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Correspondence  |   May 2005
Respiratory Distress after a Deep Cervical Plexus Block
Author Affiliations & Notes
  • Gilles D’Honneur, M.D.
    *
  • * University Hospital Henri Mondor, Creteil Cedex, France.
Article Information
Correspondence
Correspondence   |   May 2005
Respiratory Distress after a Deep Cervical Plexus Block
Anesthesiology 5 2005, Vol.102, 1070. doi:
Anesthesiology 5 2005, Vol.102, 1070. doi:
To the Editor:—
We report the case of a 68-yr-old obese male patient that was admitted in our university hospital for scheduled elective left carotid endarterectomy under regional anesthesia. Past medical history was significant, with controlled ischemic (four coronary artery bypass grafts at the age of 56 yr) and hypertensive cardiopathy and sleep apnea syndrome balanced with nocturnal ventilation support. Preoperative physical examination detected no abnormality. The patient received a deep cervical plexus block using a single-injection (15 ml 0.5% bupivacaine and 15 ml 2% lidocaine) nerve stimulator-assisted technique.1 The patient developed respiratory distress associated with bilateral diaphragm paralysis symptoms 15 min after the block was placed. Facemask noninvasive titrated inspiratory pressure-support ventilation resulted in normal breathing pattern and oxygen parameters. After an uneventful surgical procedure the patient was transferred to the ward 2 h after postanesthesia care unit admission. Postoperative ambulatory arterial blood gas analysis and pulmonary functional tests were considered subnormal but phrenic conduction measurements confirmed severe right phrenic nerve conduction alteration.
In this report the patient experienced acute ventilatory failure probably attributable to bilateral diaphragm weakness. Epidural or subarachnoid injection might have promoted similar clinical features. However, the deep cervical plexus block we performed remained strictly ipsilateral to the puncture side. The block concerned left C2-C4 sensory dermatomes but preserved distal motor function of the arm. Then, we believe that the spread of deep cervical plexus block promoted a left phrenic block, resulting in ventilatory failure because of preexisting contralateral phrenic damage. Usually, extension of the block to the phrenic nerve is common during cervical blocks2 but without significant clinical problems,3 even in patients with preexisting lung disease.4 In the present case, unrecognized coronary artery bypass graft-induced right phrenic nerve damage was revealed by the extension of left deep cervical plexus block.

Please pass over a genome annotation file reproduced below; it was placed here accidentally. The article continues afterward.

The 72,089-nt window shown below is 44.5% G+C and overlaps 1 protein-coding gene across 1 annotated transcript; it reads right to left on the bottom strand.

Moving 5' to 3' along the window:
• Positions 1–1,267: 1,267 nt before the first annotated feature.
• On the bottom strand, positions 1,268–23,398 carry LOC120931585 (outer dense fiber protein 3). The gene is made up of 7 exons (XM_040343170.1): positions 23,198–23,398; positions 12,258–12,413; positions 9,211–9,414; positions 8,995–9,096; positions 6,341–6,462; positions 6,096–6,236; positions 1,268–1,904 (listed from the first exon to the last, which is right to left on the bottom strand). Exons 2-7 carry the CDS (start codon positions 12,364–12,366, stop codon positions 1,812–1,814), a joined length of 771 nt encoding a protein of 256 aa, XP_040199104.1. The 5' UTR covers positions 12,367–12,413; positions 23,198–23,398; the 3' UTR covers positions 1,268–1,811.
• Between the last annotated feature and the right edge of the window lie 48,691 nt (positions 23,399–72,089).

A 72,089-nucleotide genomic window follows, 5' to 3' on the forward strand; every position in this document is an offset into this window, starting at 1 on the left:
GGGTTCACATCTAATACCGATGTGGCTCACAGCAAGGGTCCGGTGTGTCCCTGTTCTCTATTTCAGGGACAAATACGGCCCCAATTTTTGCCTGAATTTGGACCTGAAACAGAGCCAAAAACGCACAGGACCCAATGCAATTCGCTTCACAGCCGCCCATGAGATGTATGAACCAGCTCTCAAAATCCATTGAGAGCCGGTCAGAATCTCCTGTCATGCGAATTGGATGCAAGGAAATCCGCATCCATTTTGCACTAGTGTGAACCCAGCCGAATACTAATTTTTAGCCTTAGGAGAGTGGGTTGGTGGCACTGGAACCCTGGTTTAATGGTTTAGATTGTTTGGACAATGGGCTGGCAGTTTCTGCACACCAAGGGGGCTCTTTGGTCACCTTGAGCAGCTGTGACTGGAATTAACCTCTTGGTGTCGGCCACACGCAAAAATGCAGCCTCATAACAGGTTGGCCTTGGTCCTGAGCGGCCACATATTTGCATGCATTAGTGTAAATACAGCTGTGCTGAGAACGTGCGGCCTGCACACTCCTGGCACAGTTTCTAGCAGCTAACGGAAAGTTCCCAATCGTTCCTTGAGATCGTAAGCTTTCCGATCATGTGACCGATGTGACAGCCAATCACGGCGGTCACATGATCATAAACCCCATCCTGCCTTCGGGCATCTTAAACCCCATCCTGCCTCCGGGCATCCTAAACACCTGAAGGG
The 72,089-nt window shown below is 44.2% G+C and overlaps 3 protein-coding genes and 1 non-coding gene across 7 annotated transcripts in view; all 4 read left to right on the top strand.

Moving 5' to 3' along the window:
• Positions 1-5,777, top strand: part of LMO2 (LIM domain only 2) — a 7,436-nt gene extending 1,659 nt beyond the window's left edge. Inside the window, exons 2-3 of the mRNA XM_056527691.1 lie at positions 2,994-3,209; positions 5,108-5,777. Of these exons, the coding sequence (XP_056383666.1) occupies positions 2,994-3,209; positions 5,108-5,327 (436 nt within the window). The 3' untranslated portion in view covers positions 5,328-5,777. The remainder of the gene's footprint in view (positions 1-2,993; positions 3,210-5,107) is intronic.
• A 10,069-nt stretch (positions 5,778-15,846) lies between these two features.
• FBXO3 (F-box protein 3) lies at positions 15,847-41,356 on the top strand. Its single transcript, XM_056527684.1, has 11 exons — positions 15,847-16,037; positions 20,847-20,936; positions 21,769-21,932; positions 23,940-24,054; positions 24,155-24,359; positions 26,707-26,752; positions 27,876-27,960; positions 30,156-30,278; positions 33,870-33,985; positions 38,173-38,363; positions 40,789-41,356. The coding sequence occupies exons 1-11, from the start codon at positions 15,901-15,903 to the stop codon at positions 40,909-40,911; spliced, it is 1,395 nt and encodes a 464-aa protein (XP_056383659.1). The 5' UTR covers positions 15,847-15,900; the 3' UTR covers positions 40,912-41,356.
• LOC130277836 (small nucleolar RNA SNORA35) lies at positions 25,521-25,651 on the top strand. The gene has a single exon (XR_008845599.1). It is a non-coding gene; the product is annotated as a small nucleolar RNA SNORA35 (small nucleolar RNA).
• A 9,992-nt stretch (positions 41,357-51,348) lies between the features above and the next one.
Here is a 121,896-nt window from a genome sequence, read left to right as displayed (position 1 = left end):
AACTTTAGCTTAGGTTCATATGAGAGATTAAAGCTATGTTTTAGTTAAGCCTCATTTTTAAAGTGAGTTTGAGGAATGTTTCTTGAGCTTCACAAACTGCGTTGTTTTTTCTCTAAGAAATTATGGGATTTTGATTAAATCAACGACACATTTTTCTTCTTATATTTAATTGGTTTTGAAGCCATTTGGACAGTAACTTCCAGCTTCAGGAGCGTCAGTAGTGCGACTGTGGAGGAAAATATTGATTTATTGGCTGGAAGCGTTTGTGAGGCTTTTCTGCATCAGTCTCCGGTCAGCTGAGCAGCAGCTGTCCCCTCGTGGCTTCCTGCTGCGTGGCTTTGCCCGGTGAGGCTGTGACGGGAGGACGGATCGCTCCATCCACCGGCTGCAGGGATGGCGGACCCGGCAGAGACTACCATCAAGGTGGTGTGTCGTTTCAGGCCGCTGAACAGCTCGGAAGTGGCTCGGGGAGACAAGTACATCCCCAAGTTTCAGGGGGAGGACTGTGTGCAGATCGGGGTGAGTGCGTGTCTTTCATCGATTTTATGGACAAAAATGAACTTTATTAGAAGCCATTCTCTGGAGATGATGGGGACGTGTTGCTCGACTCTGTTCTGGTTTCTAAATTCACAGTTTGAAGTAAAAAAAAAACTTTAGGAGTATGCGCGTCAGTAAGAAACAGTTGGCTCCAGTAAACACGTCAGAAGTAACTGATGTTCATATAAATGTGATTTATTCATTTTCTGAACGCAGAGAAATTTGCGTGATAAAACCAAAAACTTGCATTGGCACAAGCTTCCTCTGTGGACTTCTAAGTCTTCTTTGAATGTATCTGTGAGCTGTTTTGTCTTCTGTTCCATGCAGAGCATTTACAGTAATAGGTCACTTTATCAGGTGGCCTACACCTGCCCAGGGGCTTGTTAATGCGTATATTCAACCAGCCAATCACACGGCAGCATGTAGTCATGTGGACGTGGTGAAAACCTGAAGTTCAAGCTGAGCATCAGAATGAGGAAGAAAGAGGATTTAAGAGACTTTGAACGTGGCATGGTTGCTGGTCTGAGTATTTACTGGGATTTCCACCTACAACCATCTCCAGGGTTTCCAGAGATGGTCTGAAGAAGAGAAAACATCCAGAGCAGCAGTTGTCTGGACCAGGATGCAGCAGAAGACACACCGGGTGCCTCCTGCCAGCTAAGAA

Because up to 10% of cardiac surgery patients may suffer from postoperative electrophysiological abnormal phrenic nerve conduction,5 we recommend anesthesiologists performing cervical blocks in postcardiac surgery patients remain vigilant attending the patient, with the capacity to supply ventilatory failure.
* University Hospital Henri Mondor, Creteil Cedex, France.
References
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